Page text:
Writer Heather Jacks has hosted many pop-up events at Spark Arts. From selling her rockin' handbags made from old vinyl records and their covers to hosting one of her many amazing book events.
(Interviewed by Wolfram Alderson, on behalf of Spark Arts, San Francisco)
Describe your body of work.
I am a storyteller. Those stories appear in books and random places, where words congregate. I have written for everything from Chicken Soup for the Soul to Marilyn Manson’s musician site; the 9513—(the world’s largest country music blog) to Highlights for Kids; Match.com to Mother Earth…and my own books.
My last book is, The Noise Beneath the Apple®; A Celebration of Busking in New York City. It is a deluxe edition coffee table book with a vinyl record and a film. It won some cool awards; including Independent Book of the Year. My current book is a series of autobiographical essays; My Headdress Is On Fire…stories from a White girl growing up on & off Indian land. It is starting to heat up and get some legs and I can’t wait to share what is happening behind-the-scenes with it, soon.
Was there someone in your life who provided special encouragement for you to be an artist?
Every month, My Grandmother would make the trip off Indian land to Betty’s Book Barn. Betty’s was a run-down barn, with crows nests tucked into the eaves, horses tied up outside and cows grazing nearby. Inside, plywood planks across sawhorses served as miles of shelves and whiskey barrels made of oak were used as tables. Books of all ages, genres, categories and sizes covered every open space. I spent hours in the cavernous space and I discovered other worlds from Poe to Tolstoy; Hemingway to The Hardy Boys. I was hooked. My imagination ran wild and free. When I left Indian land, at the age of 15, I took that imagination with me; today, it still runs wild and free.
Who and what are your most important artistic influences?
“I was nine years old when I read, The Death of Ivan Ilyich. It was a paperback version, pages yellowed with age and dog-eared with time. The stamp, Betty’s Book Barn, emblazoned on the front. It was buried in an old wicker basket, beneath the Sears Roebuck Catalogues and Montgomery Ward’s circulars. The basket sat in the corner of the Outhouse. It was what my Grandmother referred to as a novella; meaning it was short and easy to read.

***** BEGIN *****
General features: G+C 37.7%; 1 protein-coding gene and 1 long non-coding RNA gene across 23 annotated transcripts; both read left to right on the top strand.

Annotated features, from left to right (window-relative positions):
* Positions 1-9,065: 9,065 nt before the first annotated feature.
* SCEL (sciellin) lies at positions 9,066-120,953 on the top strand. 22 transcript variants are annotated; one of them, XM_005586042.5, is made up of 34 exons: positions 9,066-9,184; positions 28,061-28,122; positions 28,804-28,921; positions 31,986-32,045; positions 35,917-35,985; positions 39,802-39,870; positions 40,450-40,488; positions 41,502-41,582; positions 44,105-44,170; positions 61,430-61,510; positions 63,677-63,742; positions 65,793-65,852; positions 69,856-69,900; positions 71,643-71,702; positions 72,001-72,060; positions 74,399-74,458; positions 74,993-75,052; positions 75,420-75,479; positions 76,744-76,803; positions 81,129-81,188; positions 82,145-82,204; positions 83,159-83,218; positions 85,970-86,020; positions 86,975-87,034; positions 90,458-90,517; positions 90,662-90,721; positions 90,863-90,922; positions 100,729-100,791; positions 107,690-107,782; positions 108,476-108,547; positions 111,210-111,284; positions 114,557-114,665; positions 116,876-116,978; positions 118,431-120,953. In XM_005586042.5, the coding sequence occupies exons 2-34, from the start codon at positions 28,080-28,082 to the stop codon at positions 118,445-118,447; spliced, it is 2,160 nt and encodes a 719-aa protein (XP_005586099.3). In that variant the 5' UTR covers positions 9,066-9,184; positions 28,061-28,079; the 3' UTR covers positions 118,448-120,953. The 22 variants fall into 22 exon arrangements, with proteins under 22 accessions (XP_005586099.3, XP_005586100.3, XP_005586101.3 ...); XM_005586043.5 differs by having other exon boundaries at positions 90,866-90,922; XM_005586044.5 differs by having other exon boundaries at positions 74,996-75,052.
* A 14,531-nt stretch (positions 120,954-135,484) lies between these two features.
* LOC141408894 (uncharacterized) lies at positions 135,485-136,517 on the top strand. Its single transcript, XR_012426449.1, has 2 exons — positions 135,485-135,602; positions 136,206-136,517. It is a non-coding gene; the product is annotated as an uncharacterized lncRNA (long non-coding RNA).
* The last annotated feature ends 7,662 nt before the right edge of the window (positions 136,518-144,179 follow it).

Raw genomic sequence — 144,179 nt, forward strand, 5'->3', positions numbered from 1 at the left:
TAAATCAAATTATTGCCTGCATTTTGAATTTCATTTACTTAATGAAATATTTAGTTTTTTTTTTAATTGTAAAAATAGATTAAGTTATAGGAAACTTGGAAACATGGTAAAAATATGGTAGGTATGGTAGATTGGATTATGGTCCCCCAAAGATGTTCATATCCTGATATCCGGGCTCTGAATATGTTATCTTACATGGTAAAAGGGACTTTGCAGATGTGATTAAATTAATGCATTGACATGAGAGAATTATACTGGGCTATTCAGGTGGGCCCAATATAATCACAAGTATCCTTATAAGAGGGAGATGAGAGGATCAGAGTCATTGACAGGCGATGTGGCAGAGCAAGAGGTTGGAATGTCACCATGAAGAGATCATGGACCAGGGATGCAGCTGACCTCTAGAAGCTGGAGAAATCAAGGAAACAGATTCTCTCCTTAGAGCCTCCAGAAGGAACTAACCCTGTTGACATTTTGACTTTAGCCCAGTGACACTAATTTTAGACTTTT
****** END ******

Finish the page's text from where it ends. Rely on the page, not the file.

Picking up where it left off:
The book was published in 1886, by a Russian, right after his religious conversion, meaning it might have been short; it was not easy to read. It was the only time my Grandmother lied to me.
Tolstoy was bitter, and the themes of the story reflected that; the falsity of life, disillusionment, an existence devoid of passion and participating in a living death. It was bleak stuff wrapped in a layer of hopelessness.
One line stood out. I reprinted that line, onto a page out of the Sears Roebuckcatalogue, while sitting on the ‘focus hole’ of the Outhouse.
"Ivan Ilych's life had been most simple and most ordinary and therefore the most terrible.”
It was a line that terrified me.
I wanted an ambitious life.
I wanted an extraordinary life.
I wanted a wonderful life.
I did not want to be Ivan.”
From My Headdress Is On Fire….
What attracted you to showing your work in a community gallery space like Spark Arts?
As an independent writer, one has to be open to non-traditional venues and opportunities. Fortunately, this works well with the way I approach the world. Spark Arts is a beautiful, intimate venue and Angie and Aviva are supporters of their community. I asked. They said, ‘sure’ and a friendship was born.
Why do like to work in these mediums?
I love the portability of books; that you can take these other worlds with you wherever you go, and be transported. Like those moments, when you’re riding the MUNI, and you finish a book and then look around and realize that everyone else is just carrying on with their lives; as though you hadn’t just had an emotional experience at the hands of a paperback.
Or the connection I feel, when I hear young people say things like, “Lie Low” or “What’s done is done” or “Good Riddance” and I know that they too, must have read Shakespeare.
What is the zeitgeist or central theme or ideas behind your work?
Life is simple; it is a series of choices. As we get older, we aspire to making better choices. I can’t claim that I understand life any better in my post-50’s than I did in my 20’s; but, I’m old enough to admit it.
What can you say about being an artist in the world today? What can you say to artists who are struggling with idea of even being an artist or moving their art into a public domain?
It’s like that film Pulp Fiction. No matter what you are; a painter, a writer, a poet, a musician…we are all in this thing called life. It starts out cool, we look great; we are having fun and sex and cussing and indulging. Then it gets confusing and chaotic and then we all die. What did we learn from Pulp Fiction? A couple of things:
Sometimes things make a lot more sense if you go back to see what happened first.
Nothing ventured, nothing gained....but that is a quote I cribbed from Chaucer.
(Damn…another one of those pesky poetic stories that stood the test of time.)
What can you say to young people who are just beginning to explore their creativity, but might be lacking encouragement or confidence to take it to another level, to pursue a life as an artist?
Very simply; I'm a professional writer; which means that I was once an amateur who didn’t give up.
To learn more about Heather and view links to purchase her books, visit www.heatherjacks.com.